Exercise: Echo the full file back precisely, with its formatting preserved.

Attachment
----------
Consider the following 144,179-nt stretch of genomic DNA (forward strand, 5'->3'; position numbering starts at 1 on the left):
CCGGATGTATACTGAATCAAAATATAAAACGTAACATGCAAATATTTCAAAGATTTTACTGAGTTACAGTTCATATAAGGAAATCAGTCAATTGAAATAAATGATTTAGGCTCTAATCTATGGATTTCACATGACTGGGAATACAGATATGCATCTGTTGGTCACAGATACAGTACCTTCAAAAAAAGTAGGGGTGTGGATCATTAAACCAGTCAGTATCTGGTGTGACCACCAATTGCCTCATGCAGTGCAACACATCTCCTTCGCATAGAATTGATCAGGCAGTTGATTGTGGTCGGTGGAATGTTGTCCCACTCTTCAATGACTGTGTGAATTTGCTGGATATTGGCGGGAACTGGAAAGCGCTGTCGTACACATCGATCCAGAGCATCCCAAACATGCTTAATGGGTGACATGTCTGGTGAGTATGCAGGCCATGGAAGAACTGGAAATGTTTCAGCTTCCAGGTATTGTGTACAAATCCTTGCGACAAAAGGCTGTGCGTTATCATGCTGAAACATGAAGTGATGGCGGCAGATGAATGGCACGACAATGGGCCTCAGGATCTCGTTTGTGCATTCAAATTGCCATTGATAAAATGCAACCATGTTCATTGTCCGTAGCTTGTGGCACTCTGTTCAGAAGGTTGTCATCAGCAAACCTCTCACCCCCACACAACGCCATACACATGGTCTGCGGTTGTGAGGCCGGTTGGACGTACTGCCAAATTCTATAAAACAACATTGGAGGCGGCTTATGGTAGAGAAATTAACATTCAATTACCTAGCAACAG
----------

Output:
Consider the following 144,179-nt stretch of genomic DNA (forward strand, 5'->3'; position numbering starts at 1 on the left):
CCGGATGTATACTGAATCAAAATATAAAACGTAACATGCAAATATTTCAAAGATTTTACTGAGTTACAGTTCATATAAGGAAATCAGTCAATTGAAATAAATGATTTAGGCTCTAATCTATGGATTTCACATGACTGGGAATACAGATATGCATCTGTTGGTCACAGATACAGTACCTTCAAAAAAAGTAGGGGTGTGGATCATTAAACCAGTCAGTATCTGGTGTGACCACCAATTGCCTCATGCAGTGCAACACATCTCCTTCGCATAGAATTGATCAGGCAGTTGATTGTGGTCGGTGGAATGTTGTCCCACTCTTCAATGACTGTGTGAATTTGCTGGATATTGGCGGGAACTGGAAAGCGCTGTCGTACACATCGATCCAGAGCATCCCAAACATGCTTAATGGGTGACATGTCTGGTGAGTATGCAGGCCATGGAAGAACTGGAAATGTTTCAGCTTCCAGGTATTGTGTACAAATCCTTGCGACAAAAGGCTGTGCGTTATCATGCTGAAACATGAAGTGATGGCGGCAGATGAATGGCACGACAATGGGCCTCAGGATCTCGTTTGTGCATTCAAATTGCCATTGATAAAATGCAACCATGTTCATTGTCCGTAGCTTGTGGCACTCTGTTCAGAAGGTTGTCATCAGCAAACCTCTCACCCCCACACAACGCCATACACATGGTCTGCGGTTGTGAGGCCGGTTGGACGTACTGCCAAATTCTATAAAACAACATTGGAGGCGGCTTATGGTAGAGAAATTAACATTCAATTACCTAGCAACAG